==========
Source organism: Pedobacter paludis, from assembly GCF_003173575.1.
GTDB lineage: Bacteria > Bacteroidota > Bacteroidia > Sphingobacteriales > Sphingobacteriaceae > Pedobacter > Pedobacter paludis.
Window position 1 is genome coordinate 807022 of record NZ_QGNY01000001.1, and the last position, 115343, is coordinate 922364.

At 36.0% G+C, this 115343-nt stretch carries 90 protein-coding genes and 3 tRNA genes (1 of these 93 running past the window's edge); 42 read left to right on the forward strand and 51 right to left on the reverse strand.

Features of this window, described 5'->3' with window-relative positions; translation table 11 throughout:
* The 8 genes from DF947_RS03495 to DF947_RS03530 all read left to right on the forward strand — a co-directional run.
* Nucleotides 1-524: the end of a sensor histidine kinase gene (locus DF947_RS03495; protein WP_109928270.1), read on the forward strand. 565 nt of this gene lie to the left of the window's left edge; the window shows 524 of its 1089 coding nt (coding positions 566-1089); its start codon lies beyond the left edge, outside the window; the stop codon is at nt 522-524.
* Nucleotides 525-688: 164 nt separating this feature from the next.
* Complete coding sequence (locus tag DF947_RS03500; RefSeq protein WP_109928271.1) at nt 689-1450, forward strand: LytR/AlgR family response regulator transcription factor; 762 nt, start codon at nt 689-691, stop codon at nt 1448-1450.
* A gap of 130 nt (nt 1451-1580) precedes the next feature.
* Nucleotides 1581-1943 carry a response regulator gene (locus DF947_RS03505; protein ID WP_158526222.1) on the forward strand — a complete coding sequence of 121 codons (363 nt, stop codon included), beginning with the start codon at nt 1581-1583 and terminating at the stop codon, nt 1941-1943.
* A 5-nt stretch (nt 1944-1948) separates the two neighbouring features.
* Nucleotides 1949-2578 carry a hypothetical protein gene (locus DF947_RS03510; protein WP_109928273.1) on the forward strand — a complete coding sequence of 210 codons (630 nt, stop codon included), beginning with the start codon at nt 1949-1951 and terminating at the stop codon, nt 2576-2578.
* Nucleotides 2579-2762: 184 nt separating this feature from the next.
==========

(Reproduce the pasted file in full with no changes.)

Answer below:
Source organism: Pedobacter paludis, from assembly GCF_003173575.1.
GTDB lineage: Bacteria > Bacteroidota > Bacteroidia > Sphingobacteriales > Sphingobacteriaceae > Pedobacter > Pedobacter paludis.
Window position 1 is genome coordinate 807022 of record NZ_QGNY01000001.1, and the last position, 115343, is coordinate 922364.

At 36.0% G+C, this 115343-nt stretch carries 90 protein-coding genes and 3 tRNA genes (1 of these 93 running past the window's edge); 42 read left to right on the forward strand and 51 right to left on the reverse strand.

Features of this window, described 5'->3' with window-relative positions; translation table 11 throughout:
* The 8 genes from DF947_RS03495 to DF947_RS03530 all read left to right on the forward strand — a co-directional run.
* Nucleotides 1-524: the end of a sensor histidine kinase gene (locus DF947_RS03495; protein WP_109928270.1), read on the forward strand. 565 nt of this gene lie to the left of the window's left edge; the window shows 524 of its 1089 coding nt (coding positions 566-1089); its start codon lies beyond the left edge, outside the window; the stop codon is at nt 522-524.
* Nucleotides 525-688: 164 nt separating this feature from the next.
* Complete coding sequence (locus tag DF947_RS03500; RefSeq protein WP_109928271.1) at nt 689-1450, forward strand: LytR/AlgR family response regulator transcription factor; 762 nt, start codon at nt 689-691, stop codon at nt 1448-1450.
* A gap of 130 nt (nt 1451-1580) precedes the next feature.
* Nucleotides 1581-1943 carry a response regulator gene (locus DF947_RS03505; protein ID WP_158526222.1) on the forward strand — a complete coding sequence of 121 codons (363 nt, stop codon included), beginning with the start codon at nt 1581-1583 and terminating at the stop codon, nt 1941-1943.
* A 5-nt stretch (nt 1944-1948) separates the two neighbouring features.
* Nucleotides 1949-2578 carry a hypothetical protein gene (locus DF947_RS03510; protein WP_109928273.1) on the forward strand — a complete coding sequence of 210 codons (630 nt, stop codon included), beginning with the start codon at nt 1949-1951 and terminating at the stop codon, nt 2576-2578.
* Nucleotides 2579-2762: 184 nt separating this feature from the next.